A year after Shabazz Muhammad finished his UCLA basketball career, the controversy he left in his wake continues to swirl. On Wednesday, BuzzFeed reported that his father, Ron Holmes, had taken out a loan based on Muhammad’s future earnings — something that could again run foul of NCAA investigators.
Three months ago, Holmes pleaded guilty to conspiracy to commit federal fraud. That came nine months after the Los Angeles Times revealed that Holmes had falsified Muhammad’s age, making him a year younger with the likely hope of furthering his basketball career.
The latest revelation appears in a court document from Holmes’ legal case obtained by BuzzFeed. In it, Assistant U.S. Attorney Daniel R. Schiess writes that Holmes told the FBI on March 21, 2013, that he had been “living on a loan tied to his son’s projected earnings as a top NBA prospect.” Continue reading →
Former UCLA star Shabazz Muhammad’s father, Ron Holmes, pleaded guilty today to conspiracy to commit federal fraud.
According the the Las Vegas Review-Journal, Holmes is cooperating in the investigation into his $2.5 million mortgage fraud scheme, one that involved helping straw buyers acquire loans on at least three different Las Vegas properites. Two bank fraud counts are being dismissed.
Holmes agreed to pay $1.7 million in restitution, and will be sentenced on March 13. He could face two to three years in prison, according to the Los Angeles Times.
Muhammad, the 14th overall pick in the last NBA draft, has scored eight points in 33 minutes this season.
In one of most unpredictable NBA drafts ever, Shabazz Muhammad stuck close to his spot in most mock drafts.
The Utah Jazz drafted the former UCLA standout at No. 14 and traded him to Minnesota. The Timberwolves had agreed to swap former Michigan point guard Trey Burke, the No. 8 pick, for the 14th and 21st picks.
The Pac-12 Co-Freshman of the Year’s fall to the bottom of the lottery was a disappointment when compared to the hype he generated on the prep and AAU circuits.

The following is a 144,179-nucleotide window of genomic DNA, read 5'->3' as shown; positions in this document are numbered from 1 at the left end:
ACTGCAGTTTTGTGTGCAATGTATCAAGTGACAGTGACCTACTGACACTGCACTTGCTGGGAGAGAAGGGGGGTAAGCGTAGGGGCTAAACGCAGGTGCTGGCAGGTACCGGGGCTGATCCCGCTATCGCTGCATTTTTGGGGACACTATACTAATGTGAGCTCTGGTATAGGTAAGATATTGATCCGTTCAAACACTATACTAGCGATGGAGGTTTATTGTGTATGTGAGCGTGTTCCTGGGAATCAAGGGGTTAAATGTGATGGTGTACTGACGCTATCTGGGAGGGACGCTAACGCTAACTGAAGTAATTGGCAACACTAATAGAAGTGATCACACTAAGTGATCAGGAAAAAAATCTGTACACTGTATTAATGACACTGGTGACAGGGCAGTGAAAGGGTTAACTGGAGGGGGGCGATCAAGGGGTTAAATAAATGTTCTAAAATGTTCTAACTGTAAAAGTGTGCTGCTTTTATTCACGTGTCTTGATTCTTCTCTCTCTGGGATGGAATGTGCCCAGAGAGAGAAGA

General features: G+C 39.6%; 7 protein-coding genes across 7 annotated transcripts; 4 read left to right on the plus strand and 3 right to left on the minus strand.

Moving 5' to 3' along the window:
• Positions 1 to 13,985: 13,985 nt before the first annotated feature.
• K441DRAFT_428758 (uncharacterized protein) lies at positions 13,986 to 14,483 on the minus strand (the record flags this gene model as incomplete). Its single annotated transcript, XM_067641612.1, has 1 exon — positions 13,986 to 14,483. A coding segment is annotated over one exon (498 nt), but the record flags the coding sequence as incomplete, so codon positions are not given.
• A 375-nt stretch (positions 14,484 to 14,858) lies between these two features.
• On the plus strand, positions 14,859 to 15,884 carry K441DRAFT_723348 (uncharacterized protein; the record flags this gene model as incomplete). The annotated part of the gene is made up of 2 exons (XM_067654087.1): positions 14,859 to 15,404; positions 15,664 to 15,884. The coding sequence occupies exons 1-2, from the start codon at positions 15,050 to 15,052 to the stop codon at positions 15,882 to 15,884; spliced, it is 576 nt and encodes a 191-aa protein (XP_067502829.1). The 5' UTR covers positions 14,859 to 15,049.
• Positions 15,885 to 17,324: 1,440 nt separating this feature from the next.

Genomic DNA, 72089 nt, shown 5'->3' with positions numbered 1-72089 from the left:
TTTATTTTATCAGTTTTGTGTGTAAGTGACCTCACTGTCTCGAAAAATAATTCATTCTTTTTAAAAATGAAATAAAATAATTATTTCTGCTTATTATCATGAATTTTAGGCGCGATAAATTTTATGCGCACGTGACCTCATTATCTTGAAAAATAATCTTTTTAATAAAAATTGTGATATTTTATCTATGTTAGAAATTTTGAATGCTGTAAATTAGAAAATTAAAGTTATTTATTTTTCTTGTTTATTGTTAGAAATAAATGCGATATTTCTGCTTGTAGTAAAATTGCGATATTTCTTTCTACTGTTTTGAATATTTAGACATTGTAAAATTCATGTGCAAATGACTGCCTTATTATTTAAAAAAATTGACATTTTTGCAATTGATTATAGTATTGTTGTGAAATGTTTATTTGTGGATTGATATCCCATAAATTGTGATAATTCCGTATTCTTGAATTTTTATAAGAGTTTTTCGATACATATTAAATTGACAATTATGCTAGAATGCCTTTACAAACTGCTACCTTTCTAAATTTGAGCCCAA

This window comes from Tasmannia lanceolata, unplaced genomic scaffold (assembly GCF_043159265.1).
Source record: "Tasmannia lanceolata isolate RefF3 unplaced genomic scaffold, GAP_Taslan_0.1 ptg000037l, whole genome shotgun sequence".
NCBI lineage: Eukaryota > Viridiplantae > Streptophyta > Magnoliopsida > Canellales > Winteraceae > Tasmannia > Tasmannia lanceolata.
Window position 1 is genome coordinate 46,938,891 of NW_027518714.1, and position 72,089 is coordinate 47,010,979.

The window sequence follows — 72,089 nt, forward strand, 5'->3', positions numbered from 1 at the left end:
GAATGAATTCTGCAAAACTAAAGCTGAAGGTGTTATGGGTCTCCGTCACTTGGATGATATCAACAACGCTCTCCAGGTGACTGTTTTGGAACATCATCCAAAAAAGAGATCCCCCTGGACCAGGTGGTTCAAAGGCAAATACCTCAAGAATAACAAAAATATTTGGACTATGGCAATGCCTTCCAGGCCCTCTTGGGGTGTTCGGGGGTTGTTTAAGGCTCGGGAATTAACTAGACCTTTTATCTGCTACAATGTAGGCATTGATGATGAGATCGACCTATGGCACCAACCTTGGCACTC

Among the names that went before Muhammad: Kentavious Caldwell-Pope, Steven Adams, Kelly Olynyk. Right after Muhammad was selected, the Milwaukee Bucks picked Giannis Antetokounmpo — the first Greek player drafted since 2000.
“I think he’s actually worth a higher pick than this,” ESPN announcer Jay Bilas said of Muhammad. “When you take the risk-reward decision, this is a good spot for him.” Continue reading →
At this rate, Ron Holmes probably won’t be in New York for next month’s NBA draft.
According to the Las Vegas Review-Journal, Holmes — the father of former UCLA star Shabazz Muhammad — was indicted Thursday on federal bank fraud and conspiracy charges.
Holmes, who also attracted controversy for falsifying his son’s age, is accused fraudulently acquiring mortgages to purchase — and later sell — Las Vegas properties between 2006 and 2009. The U.S. attorney’s office wants $2.5 million from Holmes.
Holmes isn’t new to this type of crime. The L.A. Times previously revealed that, in 1999, Holmes had pleaded guilty to using false bank statements and tax returns to acquire mortgages. He agreed to use only his birth name as part of his probation release conditions, and was sentenced to six months’ house arrest.
The best move may be for Holmes to cut a deal and pay up, especially with Muhammad on the cusp of an NBA career. The Pac-12 Co-Freshman of the Year, whose age Holmes also falsified, will make at least $1.5 million his first season should he become a lottery pick.
One of the first questions asked of Shabazz Muhammad at the NBA draft combine this week was, unsurprisingly, about his age. The former No. 1 recruit’s one-and-done season at UCLA had begun with a suspension and ended with a bizarre report that his father, Ron Holmes, made his son one year younger.
After confirming again that he is 20 years old, Muhammad hinted that the blame lay solely with his father.
“I’m gonna talk for myself now,” he said. “I was a guy who used to just play basketball and let some of my guys talk for me, family members. Right now, I’m more mature as a person.”
Muhammad may also be the only lottery pick who is participating in the NBA draft combine workouts. Top prospects typically opt out since they don’t have much to gain, and arrive instead for interviews. The reigning Pac-12 Co-Freshman of the Year said he chose to participate because he always wants to complete. “I’m not running from anybody,” he told ESPN’s Andy Katz. Continue reading →